The Ligonier Home Tour gives an insight into 5 eclectic properties in the area

When Carmen Quartararo decided to move from California to western Pennsylvania in 2020, she ended up buying a home in Ligonier without anyone seeing it.

“The house was built in the 1950s by a local family for their two unmarried sisters,” Quartararo said. “They were seamstresses. They lived very modestly on the top two floors and had their shop on the ground floor.”

Nothing had been done to the house since it was built, so it needed more than a little maintenance – it needed a major makeover.

Luckily, Quartararo is a licensed contractor and interior designer and founder of BPL design groupa full service company specializing in residential home remodeling.

She moved in and went to work.

The results will feature as one of five stations on the 16th edition “Inside Ligonier: A Journey Home”, hosted on June 25 by the Ligonier Valley Historical Society and the Lincoln Highway Heritage Corridor.

“Not a single room was left untouched,” said Quartararo, who lived in the home during the renovations. “I had crews working all around me. Now I know what I did to my clients.”

The only thing Quartararo kept was a custom wrought iron stair railing with a mid-century modern vibe. The surprisingly stylish feature influenced her design choices in the surrounding areas, she said.

Shirley McMarlin | Tribune Review

Homeowner Carmen Quartararo retained the original wrought iron banisters during the renovation of her home in Ligonier, which will be a stop on June 25th on Inside Ligonier: A Home Tour.

“I wanted to play into the architectural integrity of the house and Ligonier itself with some of the historical references,” Quartararo said. “My choices were informed by an eclectic mix of my world travels, the places I’ve lived and my life experiences.”

The end result is a 1,300-square-foot space (about a tenth the size of her California digs) that reflects the designer’s talent for combining color, pattern, and different styles of furniture and decorative items—along with her art and book collection amassed during world trips and numerous Chinese ceramics and other items collected by her late mother.

“Color lives in this house,” said Julie Donovan, a member of the tour committee.

Quartararo also created a series of outdoor spaces at the back of the property where she can relax, entertain or pursue her interest in the vegetable and flower garden. A raised back porch holds a large, enclosed “catio” where her five cats and dog can also get some fresh air.

In the former tailor’s shop on the ground floor, Quartararo runs the pink pagodaa boutique with its own eclectic, colorful mix of clothing, gifts, jewellery, and home and garden items.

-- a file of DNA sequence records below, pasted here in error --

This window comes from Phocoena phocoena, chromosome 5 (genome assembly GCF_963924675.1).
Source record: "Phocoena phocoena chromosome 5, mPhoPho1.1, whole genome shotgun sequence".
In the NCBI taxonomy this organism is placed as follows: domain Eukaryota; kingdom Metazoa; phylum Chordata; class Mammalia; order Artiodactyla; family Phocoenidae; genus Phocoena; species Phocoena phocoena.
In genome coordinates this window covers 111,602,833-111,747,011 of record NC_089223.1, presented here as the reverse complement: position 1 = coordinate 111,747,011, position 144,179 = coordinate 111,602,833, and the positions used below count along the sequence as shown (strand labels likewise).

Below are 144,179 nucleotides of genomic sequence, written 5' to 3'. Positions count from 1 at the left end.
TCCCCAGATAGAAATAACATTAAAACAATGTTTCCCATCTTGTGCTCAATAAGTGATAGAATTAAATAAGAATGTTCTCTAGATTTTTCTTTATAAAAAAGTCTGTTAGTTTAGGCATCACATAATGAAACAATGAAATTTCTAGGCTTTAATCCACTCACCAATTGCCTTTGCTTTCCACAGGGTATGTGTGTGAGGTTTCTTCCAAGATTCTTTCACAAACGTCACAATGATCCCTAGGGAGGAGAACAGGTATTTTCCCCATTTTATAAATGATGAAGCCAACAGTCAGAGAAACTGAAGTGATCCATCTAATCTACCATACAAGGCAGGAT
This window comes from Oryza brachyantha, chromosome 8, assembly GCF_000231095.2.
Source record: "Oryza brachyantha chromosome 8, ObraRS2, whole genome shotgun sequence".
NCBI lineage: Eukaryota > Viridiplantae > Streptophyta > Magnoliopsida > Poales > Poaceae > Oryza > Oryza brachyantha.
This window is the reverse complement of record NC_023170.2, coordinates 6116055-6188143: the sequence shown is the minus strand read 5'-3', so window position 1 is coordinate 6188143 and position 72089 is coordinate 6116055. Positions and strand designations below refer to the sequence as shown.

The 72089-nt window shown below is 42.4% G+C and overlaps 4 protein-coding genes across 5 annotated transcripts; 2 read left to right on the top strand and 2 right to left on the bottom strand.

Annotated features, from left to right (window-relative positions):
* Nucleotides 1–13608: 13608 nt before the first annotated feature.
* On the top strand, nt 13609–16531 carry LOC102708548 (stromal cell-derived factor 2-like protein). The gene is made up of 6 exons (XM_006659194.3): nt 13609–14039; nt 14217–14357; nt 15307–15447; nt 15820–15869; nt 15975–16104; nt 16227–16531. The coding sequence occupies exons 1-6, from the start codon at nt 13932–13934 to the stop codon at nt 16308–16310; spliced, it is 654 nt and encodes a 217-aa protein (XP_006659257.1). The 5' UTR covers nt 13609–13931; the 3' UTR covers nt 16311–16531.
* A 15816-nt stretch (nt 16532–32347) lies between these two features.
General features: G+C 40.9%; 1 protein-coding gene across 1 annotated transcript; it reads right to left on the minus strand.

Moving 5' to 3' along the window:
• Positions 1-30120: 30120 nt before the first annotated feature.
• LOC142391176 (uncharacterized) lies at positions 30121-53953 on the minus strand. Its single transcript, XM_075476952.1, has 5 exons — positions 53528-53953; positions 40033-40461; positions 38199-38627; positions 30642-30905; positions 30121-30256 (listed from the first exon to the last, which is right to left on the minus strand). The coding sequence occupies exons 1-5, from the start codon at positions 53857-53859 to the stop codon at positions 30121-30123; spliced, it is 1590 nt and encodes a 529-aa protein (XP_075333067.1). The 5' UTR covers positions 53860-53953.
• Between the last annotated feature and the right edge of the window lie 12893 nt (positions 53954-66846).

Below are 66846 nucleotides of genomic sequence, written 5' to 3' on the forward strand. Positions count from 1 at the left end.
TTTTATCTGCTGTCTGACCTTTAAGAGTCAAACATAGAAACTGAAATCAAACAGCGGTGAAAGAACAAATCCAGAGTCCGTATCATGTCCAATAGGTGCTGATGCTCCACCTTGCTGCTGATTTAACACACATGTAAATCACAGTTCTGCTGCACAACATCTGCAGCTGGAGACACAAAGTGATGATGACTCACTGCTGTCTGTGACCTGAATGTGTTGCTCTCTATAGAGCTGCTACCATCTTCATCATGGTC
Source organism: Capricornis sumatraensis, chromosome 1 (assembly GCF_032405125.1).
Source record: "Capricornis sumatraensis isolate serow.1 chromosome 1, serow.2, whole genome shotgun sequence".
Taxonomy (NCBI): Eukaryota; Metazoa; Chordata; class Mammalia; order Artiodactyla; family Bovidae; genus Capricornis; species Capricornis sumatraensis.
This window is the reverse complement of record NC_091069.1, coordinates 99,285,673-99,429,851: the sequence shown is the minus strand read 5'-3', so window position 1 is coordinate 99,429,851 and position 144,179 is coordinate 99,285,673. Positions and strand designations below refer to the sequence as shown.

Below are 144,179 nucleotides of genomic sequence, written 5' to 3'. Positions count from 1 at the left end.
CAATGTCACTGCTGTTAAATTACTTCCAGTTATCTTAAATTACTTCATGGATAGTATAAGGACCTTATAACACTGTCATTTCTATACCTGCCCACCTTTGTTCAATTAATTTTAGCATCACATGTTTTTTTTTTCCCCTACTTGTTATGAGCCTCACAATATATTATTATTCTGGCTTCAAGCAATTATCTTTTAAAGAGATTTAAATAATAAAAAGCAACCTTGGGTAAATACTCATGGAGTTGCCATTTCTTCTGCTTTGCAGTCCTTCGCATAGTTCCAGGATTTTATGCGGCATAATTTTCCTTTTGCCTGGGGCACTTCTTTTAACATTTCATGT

Shirley McMarlin | Tribune review

General contractor and interior designer Carmen Quartararo’s home above her Ligonier store, The Pink Pagoda, will be featured on June 25 in the Inside Ligonier: A Home Tour, hosted by the Lincoln Highway Heritage Corridor and the Ligonier Valley Historical Society.

Eclectic and inspirational

“Eclectic” is a good word to describe the homes featured on the tour, which were chosen to showcase a variety of design styles, Donovan said.

“That’s what’s special about this tour,” she said. “It is inspiring for the participants. They can’t necessarily replicate what they see, but there are takeaways.”

Participants will also gain insight into these characteristics:

Minutes from The Diamond, a newly constructed craftsman style home full of old world charm. The owners enjoy entertaining, which is evident in their attention to detail to ensure the comfort of family and friends.

A terraced home with easy access to area amenities, with a spacious interior, abundant natural sunlight, exquisite furnishings and stunning views of the Ligonier Valley.

With horses grazing nearby, a Cape Cod style hunting cottage reflecting the owners’ equine and sporting interests. A tranquil garden and skeet shooting range reflect the other interests of the homeowners.

A secluded wood and stone home just minutes from Ligonier at the foot of Laurel Mountain, with a huge front porch and spectacular windows that overlook the wooded surroundings and native wildlife. A man cave enhances this mountain getaway for owners and visitors alike.

Tour times are from 10:00 AM to 4:00 PM. Participants must check in under the Janney Montgomery Scott portico at 121 East Main St., Ligonier between 10:00am and 12:30pm to pick up the tour booklet with locations and descriptions and shoe covers to wear inside the houses.

As private residences, the presented residences do not have to meet any accessibility requirements. Some require going up and down levels. Photography, pets or children are not allowed on the tour.

A self-drive tour ticket costs $45. A limited number of tickets are available at check-in on the day of the tour.

Tickets are available from the Ligonier Valley Historical Society at 724-238-6818, Lincoln Highway Experience at 724-879-4241, or online at

Shirley McMarlin is a Contributor to the Tribune Review. You can contact Shirley at 724-836-5750, [email protected] or via Twitter .

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